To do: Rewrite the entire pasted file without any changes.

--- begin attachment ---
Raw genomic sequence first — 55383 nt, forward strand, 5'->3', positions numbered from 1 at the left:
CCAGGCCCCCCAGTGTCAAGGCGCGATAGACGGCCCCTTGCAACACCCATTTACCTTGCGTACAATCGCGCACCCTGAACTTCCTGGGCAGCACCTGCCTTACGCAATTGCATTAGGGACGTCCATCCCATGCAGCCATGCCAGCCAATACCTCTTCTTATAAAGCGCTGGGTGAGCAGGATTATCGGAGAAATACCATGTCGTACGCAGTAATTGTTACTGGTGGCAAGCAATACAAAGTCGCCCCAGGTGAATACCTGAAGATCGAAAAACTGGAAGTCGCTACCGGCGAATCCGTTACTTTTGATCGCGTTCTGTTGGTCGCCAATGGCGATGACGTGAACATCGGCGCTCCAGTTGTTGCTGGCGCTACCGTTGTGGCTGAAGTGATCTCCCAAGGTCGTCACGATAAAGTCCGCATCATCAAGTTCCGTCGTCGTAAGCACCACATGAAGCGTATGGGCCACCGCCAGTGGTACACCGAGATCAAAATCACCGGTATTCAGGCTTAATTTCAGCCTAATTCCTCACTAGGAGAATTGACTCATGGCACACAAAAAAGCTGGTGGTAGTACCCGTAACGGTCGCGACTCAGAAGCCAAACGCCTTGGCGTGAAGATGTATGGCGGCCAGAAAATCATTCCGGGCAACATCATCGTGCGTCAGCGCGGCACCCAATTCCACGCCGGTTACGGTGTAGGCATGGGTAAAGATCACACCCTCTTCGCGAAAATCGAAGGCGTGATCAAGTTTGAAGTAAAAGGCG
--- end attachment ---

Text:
Raw genomic sequence first — 55383 nt, forward strand, 5'->3', positions numbered from 1 at the left:
CCAGGCCCCCCAGTGTCAAGGCGCGATAGACGGCCCCTTGCAACACCCATTTACCTTGCGTACAATCGCGCACCCTGAACTTCCTGGGCAGCACCTGCCTTACGCAATTGCATTAGGGACGTCCATCCCATGCAGCCATGCCAGCCAATACCTCTTCTTATAAAGCGCTGGGTGAGCAGGATTATCGGAGAAATACCATGTCGTACGCAGTAATTGTTACTGGTGGCAAGCAATACAAAGTCGCCCCAGGTGAATACCTGAAGATCGAAAAACTGGAAGTCGCTACCGGCGAATCCGTTACTTTTGATCGCGTTCTGTTGGTCGCCAATGGCGATGACGTGAACATCGGCGCTCCAGTTGTTGCTGGCGCTACCGTTGTGGCTGAAGTGATCTCCCAAGGTCGTCACGATAAAGTCCGCATCATCAAGTTCCGTCGTCGTAAGCACCACATGAAGCGTATGGGCCACCGCCAGTGGTACACCGAGATCAAAATCACCGGTATTCAGGCTTAATTTCAGCCTAATTCCTCACTAGGAGAATTGACTCATGGCACACAAAAAAGCTGGTGGTAGTACCCGTAACGGTCGCGACTCAGAAGCCAAACGCCTTGGCGTGAAGATGTATGGCGGCCAGAAAATCATTCCGGGCAACATCATCGTGCGTCAGCGCGGCACCCAATTCCACGCCGGTTACGGTGTAGGCATGGGTAAAGATCACACCCTCTTCGCGAAAATCGAAGGCGTGATCAAGTTTGAAGTAAAAGGCG